Mark Regan, the coach of our best-performed swimmer last
year, has resigned as high-performance coach at Swimming New
The coach of short-course world champion Lauren Boyle has
been based at the Millennium Institute on Auckland's North
Shore for three years but is understood to have been
frustrated by his employment situation.
The Herald on Sunday was told his contract was rolled
over month-by-month. A source said the attitude of SNZ to
Regan had become ''demeaning and the cause of extreme
stress'' where he was ''treated like he was the janitor at
the Millennium Institute ... no wonder he is so demoralised
by the state of swimming's leadership.''
Regan did not return calls on Saturday night. The governing
body's acting chief executive officer, Mark O'Connor,
confirmed the news.
''He has [resigned]. I can't make a comment on that at the
moment because I've got to respect [employment relations]
issues around him [Regan].''
Regan has coached Boyle since her return from completing a
university degree in the United States in 2010. She is New
Zealand's best current swimmer who helped gain the sport's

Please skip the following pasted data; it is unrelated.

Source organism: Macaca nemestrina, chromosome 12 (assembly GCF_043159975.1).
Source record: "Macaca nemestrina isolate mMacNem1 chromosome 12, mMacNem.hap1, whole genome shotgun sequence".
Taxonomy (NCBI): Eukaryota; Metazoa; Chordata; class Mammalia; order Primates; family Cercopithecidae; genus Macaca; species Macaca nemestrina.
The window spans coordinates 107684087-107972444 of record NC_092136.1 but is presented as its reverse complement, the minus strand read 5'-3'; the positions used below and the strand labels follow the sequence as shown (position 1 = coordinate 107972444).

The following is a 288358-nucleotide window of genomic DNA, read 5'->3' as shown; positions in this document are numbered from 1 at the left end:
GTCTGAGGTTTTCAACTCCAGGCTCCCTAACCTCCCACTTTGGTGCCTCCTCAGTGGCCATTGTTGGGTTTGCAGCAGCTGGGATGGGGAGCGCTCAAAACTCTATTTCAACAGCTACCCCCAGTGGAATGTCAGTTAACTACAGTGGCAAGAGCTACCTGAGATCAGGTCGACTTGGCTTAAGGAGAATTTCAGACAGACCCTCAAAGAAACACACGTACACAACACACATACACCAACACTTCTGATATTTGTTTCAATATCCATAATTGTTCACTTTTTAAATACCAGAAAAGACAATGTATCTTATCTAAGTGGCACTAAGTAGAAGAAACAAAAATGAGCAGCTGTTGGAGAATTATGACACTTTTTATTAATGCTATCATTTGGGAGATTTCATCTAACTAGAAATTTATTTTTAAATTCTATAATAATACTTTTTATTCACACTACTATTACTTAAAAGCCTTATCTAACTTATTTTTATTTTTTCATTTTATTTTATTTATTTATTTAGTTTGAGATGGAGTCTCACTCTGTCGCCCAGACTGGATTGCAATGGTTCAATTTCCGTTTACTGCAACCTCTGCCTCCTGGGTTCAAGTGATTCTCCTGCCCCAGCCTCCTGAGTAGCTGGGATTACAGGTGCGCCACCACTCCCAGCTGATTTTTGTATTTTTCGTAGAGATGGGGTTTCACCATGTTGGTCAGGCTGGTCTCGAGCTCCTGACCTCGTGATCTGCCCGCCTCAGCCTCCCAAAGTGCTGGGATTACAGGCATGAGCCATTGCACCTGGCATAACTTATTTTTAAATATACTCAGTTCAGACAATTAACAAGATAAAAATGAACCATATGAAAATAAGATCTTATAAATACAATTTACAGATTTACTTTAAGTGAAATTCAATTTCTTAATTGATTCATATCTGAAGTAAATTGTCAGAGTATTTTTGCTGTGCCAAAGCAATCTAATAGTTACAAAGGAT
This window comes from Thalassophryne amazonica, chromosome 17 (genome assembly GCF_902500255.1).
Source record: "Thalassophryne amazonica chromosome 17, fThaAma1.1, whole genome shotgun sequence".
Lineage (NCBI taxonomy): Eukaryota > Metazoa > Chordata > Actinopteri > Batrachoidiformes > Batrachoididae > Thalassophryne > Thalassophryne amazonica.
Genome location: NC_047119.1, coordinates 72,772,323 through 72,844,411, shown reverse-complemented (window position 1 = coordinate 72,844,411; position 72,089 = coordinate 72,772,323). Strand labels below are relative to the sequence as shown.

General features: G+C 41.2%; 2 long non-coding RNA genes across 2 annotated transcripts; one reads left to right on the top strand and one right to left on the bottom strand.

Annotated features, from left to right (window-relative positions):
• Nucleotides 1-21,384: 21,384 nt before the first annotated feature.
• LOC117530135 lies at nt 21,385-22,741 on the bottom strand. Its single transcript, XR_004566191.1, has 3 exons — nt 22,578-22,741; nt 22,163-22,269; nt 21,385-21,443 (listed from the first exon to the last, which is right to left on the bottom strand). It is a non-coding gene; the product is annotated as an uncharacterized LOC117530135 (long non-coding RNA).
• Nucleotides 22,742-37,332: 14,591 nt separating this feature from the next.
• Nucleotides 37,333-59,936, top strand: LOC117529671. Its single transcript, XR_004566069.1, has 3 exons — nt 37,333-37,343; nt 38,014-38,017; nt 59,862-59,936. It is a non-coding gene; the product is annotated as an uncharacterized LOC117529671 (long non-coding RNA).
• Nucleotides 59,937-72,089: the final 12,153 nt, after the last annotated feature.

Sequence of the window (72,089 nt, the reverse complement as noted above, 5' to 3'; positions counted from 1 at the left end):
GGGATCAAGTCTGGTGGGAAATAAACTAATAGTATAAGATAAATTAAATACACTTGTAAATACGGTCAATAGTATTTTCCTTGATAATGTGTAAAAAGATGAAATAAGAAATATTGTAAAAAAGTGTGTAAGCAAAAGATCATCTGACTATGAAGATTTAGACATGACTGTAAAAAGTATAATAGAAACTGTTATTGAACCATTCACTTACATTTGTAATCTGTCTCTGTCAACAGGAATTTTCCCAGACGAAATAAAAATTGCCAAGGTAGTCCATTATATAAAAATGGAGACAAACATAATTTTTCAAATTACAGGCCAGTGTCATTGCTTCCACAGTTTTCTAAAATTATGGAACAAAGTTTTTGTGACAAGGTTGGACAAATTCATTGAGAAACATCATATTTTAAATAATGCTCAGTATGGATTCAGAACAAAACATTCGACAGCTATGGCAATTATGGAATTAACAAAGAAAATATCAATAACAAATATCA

governing body $1.4 million in high-performance funding this
year. That came after SNZ was dumped as a targeted Olympic
sport on the back of 16 years without an Olympic medal.
Boyle redeemed the sport's reputation with a gold medal in
the 800m freestyle and a bronze in the 400m freestyle at the
25m short-course world championships in Turkey last month.
The 25-year-old also led the New Zealand campaign at the
London Games with two finals appearances, the only Kiwi to
progress that far. She finished fourth in the 800m final and
last in the 400m freestyle final. Breaststroker Glenn Snyders
- also mentored by Regan - was next best, making the 100m and
Boyle is on a Government performance enhancement grant of
$47,500 over the coming year. She is believed to be keen to
race until at least the 2014 Glasgow Commonwealth Games.
However, a significant proportion of the $1.4 million was
expected to be channelled towards what she wanted to do. Her
influence may be less certain now her coach is gone.
News of Regan's decision coincides with tomorrow's arrival of
new high-performance director Luis Villanueva from Spain. A
call on whether Regan was to be retained as part of the
coaching structure had been expected to be one of his first
O'Connor said the board would make a future coaching decision
only after consultation with Villanueva.
''I'm looking forward to working with Luis but I'm not in a
position to discuss what we do until I've talked to him,'' he
It is understood Regan's swimming squad had been hoping last
month's departure of fellow high-performance coach Scott
Talbot to the New South Wales Institute of Swimming and
Sydney University would free up budget to retain Regan.
By Andrew Alderson, of the Herald on